The keys to arguably the world’s most influential social media platform, Twitter, are now in the hands of emblematic tech entrepreneur, Elon Musk, following the suspension of disagreements and the completion of the USD 44 B acquisition. And with the passing of the torch, the fate of Twitter’s interests in Africa, amply demonstrated under former Twitter CEO, Jack Dorsey, now seems up in the air.
The erstwhile CEO famously toured four African countries back in 2019, culminating in a bold declaration of his intention to spend six months on the continent the following year – albeit this plan would be derailed by the pandemic.
Twitter would however underline its Africa interest eventually, setting up its African headquarters in Ghana in April 2021 and ramping up recruitment on the continent.
“As a champion for democracy, Ghana is a supporter of free speech, online freedom, and the Open Internet, of which Twitter is also an advocate,” Twitter said in its announcement. But following the change of leadership and ownership, it’s unclear how Twitter’s African endeavour would proceed.
Across Africa, the power of Twitter has been seen in viral humanitarian movements that penetrated global consciousness such as #ShutItAllDownNamibia, #BringBackOurGirls, and #EndSARS. Twitter has also been a target of government-backed clampdowns and reprisals, most notably in Nigeria where it was blocked for seven months after temporarily restricting the account of President Muhammadu Buhari who had tweeted a statement perceived as disturbing and insensitive.
Twitter’s new boss, Musk, is now tasked with running and elevating the public square of free speech that Twitter has positioned itself to be, though history suggests it is a tricky job.
The South Africa-born billionaire has communicated intentions to make Twitter algorithms open source, rid the platform of the menace of bots, and verify all users. Musk has also hammered on the goal of advancing free speech and enabling users to curate their own feed so as to insulate themselves from content they may perceive as harmful. Content moderation will also be stepped up, according to Musk who would be standing in as CEO for some time.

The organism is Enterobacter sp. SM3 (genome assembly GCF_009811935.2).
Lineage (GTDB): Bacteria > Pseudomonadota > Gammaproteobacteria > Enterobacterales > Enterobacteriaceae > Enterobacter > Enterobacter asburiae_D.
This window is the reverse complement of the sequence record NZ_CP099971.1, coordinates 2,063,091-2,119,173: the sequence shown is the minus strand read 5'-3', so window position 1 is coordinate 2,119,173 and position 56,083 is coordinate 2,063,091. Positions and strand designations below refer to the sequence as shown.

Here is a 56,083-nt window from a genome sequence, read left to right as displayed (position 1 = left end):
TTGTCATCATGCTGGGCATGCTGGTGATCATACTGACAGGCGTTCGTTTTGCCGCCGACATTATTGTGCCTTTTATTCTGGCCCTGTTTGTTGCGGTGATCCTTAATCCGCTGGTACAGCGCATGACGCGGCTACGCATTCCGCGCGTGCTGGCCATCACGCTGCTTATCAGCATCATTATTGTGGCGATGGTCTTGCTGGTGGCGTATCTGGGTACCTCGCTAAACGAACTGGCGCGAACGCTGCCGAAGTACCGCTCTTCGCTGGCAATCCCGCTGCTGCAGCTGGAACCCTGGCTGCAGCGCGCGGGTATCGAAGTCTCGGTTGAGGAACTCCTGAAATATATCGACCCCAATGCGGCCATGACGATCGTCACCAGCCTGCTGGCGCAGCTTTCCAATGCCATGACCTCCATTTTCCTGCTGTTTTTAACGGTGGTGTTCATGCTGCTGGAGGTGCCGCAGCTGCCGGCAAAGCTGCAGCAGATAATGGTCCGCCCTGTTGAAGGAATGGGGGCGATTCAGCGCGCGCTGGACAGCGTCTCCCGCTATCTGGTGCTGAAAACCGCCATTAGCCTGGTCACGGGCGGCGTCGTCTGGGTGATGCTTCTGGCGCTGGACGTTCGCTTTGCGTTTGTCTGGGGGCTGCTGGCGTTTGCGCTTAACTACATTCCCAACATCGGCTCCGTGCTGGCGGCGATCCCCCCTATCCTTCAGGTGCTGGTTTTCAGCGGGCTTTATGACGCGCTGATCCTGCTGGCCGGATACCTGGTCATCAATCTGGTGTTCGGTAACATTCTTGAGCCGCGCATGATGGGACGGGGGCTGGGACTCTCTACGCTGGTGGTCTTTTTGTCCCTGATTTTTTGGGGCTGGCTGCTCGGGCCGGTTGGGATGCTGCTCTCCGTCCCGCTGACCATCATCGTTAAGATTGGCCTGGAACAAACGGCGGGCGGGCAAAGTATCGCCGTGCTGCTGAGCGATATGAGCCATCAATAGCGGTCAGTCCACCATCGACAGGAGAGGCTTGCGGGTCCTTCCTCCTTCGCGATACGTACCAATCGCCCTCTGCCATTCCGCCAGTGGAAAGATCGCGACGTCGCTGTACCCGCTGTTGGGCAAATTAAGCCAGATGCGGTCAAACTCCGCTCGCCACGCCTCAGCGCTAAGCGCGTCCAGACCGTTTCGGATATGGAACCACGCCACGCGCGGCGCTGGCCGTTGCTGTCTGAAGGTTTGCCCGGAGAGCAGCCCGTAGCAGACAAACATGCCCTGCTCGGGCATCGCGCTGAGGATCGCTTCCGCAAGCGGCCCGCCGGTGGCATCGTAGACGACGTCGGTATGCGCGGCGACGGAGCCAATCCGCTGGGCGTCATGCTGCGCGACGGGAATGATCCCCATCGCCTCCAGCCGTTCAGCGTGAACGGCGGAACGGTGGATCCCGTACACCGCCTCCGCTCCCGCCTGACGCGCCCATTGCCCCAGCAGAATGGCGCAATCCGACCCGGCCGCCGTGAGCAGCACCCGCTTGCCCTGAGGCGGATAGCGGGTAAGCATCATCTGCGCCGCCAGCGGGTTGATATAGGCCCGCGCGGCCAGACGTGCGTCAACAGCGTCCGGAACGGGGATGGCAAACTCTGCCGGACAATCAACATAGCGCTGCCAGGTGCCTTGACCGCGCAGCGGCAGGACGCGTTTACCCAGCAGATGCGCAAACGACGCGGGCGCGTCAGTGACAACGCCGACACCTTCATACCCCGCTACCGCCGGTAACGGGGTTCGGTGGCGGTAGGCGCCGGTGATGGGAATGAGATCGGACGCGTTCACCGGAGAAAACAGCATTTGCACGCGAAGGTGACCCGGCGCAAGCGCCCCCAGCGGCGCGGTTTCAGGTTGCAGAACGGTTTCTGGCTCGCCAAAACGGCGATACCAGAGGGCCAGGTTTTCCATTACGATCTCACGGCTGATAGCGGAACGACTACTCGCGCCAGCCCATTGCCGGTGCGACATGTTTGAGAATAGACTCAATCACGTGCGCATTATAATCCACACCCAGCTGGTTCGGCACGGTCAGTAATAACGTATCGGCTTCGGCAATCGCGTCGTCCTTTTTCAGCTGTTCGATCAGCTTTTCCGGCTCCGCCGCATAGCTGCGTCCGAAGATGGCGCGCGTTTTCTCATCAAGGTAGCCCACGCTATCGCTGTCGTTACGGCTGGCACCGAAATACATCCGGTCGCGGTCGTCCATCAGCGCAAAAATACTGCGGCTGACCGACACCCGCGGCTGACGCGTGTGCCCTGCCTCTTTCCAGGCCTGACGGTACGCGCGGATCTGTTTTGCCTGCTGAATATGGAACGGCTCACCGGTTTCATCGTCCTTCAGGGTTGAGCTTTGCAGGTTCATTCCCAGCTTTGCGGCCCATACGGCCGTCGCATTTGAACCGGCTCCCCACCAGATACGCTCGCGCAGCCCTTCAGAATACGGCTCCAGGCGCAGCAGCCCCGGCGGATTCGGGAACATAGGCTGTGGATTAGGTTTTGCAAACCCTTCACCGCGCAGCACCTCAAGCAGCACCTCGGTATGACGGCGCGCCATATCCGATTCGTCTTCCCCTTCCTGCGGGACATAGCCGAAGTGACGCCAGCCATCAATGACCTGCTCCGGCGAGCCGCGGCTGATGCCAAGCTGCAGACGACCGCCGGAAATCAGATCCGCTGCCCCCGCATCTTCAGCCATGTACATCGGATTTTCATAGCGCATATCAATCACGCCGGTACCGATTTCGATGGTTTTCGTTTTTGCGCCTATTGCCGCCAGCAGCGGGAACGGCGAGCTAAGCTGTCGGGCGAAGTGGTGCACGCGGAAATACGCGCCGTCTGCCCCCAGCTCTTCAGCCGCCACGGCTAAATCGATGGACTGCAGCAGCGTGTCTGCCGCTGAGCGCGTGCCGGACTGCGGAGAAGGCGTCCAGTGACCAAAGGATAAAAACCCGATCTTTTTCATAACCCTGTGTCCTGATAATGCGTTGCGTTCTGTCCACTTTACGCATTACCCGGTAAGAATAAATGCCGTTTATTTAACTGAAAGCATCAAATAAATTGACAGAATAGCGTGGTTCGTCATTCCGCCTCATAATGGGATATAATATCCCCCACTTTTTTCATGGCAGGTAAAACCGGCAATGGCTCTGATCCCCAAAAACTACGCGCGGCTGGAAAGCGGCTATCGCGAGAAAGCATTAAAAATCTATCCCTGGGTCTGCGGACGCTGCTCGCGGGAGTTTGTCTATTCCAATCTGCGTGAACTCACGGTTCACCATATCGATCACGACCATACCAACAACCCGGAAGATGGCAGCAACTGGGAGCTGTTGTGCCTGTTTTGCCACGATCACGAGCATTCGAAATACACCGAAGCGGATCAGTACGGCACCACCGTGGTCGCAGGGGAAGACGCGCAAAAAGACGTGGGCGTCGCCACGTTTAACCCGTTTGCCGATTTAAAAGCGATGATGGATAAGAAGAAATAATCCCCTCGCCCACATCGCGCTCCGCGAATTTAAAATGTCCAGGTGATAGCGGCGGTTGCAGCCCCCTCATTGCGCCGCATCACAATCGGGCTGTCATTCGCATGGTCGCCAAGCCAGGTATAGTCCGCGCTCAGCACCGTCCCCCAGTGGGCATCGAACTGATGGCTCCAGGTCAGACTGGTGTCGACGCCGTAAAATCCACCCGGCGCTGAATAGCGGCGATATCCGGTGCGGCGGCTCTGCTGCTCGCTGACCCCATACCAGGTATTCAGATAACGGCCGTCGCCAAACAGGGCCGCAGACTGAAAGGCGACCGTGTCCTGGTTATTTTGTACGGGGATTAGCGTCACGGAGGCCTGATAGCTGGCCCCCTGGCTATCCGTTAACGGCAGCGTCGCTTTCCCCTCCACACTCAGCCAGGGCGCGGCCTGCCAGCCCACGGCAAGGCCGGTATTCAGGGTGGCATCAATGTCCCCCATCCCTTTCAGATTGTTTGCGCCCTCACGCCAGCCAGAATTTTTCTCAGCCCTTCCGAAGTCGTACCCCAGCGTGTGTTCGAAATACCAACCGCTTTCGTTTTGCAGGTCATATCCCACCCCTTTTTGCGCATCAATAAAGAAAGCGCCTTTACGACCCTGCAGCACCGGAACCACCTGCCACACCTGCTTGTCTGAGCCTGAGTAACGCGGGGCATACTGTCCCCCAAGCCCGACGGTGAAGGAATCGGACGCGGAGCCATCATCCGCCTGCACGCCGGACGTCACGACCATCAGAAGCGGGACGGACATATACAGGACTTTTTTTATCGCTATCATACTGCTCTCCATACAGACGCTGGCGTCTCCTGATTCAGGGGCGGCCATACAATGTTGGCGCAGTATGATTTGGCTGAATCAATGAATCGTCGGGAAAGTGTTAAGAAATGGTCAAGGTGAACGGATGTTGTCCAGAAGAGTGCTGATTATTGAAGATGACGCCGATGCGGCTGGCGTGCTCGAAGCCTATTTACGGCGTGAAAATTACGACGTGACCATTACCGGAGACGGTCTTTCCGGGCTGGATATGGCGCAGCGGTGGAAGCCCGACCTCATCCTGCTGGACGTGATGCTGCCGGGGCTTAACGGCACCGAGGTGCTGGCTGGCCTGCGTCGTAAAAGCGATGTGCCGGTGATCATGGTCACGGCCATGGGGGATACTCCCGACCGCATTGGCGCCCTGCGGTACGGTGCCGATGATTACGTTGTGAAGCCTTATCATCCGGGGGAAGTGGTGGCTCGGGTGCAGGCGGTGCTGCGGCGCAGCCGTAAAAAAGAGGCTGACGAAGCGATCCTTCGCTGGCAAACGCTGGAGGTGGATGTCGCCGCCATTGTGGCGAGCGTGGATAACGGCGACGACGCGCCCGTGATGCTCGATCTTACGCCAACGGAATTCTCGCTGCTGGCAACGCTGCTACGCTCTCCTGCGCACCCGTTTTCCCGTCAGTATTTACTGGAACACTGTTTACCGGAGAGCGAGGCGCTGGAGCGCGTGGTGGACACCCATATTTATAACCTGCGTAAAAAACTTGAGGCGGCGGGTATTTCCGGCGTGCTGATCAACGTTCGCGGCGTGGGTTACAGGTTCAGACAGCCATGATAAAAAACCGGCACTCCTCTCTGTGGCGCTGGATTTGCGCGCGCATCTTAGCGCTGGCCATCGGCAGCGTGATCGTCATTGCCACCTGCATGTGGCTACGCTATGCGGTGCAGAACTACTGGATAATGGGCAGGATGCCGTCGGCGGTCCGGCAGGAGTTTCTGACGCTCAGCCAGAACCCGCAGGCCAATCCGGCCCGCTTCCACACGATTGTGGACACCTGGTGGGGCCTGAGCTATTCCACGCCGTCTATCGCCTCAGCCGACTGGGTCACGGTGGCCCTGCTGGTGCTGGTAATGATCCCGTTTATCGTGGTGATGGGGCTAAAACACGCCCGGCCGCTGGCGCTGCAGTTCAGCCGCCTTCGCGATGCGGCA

“Twitter will be forming a content moderation council with widely diverse viewpoints. No major content decisions or account reinstatements will happen before that council convenes. To be super clear, we have not yet made any changes to Twitter’s content moderation policies,” he tweeted recently.
It remains to be seen how Twitter will handle Africa relations under Musk’s leadership, though there’s reason to believe it would have to deal with what appears to be an increasing appetite to leash the platform, especially among the more repressive regimes.
There is some speculation that the Twitter-born, momentous #EndSARS movement in Nigeria which drew the support of global icons and even Twitter’s ex-CEO, Dorsey, rattled government officials and contributed to the decision to ban Twitter in the country.
When the ban was lifted earlier this year, government officials claimed Twitter had agreed to set up an office, pay taxes and cooperate with the country’s national security considerations on the content it allows. However, Twitter has remained largely non-committal in their response to press enquiries about the concessions. This, in any case, is the nature of the terrain that Twitter would have to navigate.
While the future of Twitter’s infant Africa project hangs in the balance and seems at risk of abandonment at present, Musk is known to have displayed significant attention towards his birth continent with his other projects, SpaceX and Starlink, and that might be indicative of good omens on the Twitter-Africa front.
Featured Image Credits; Rising Voices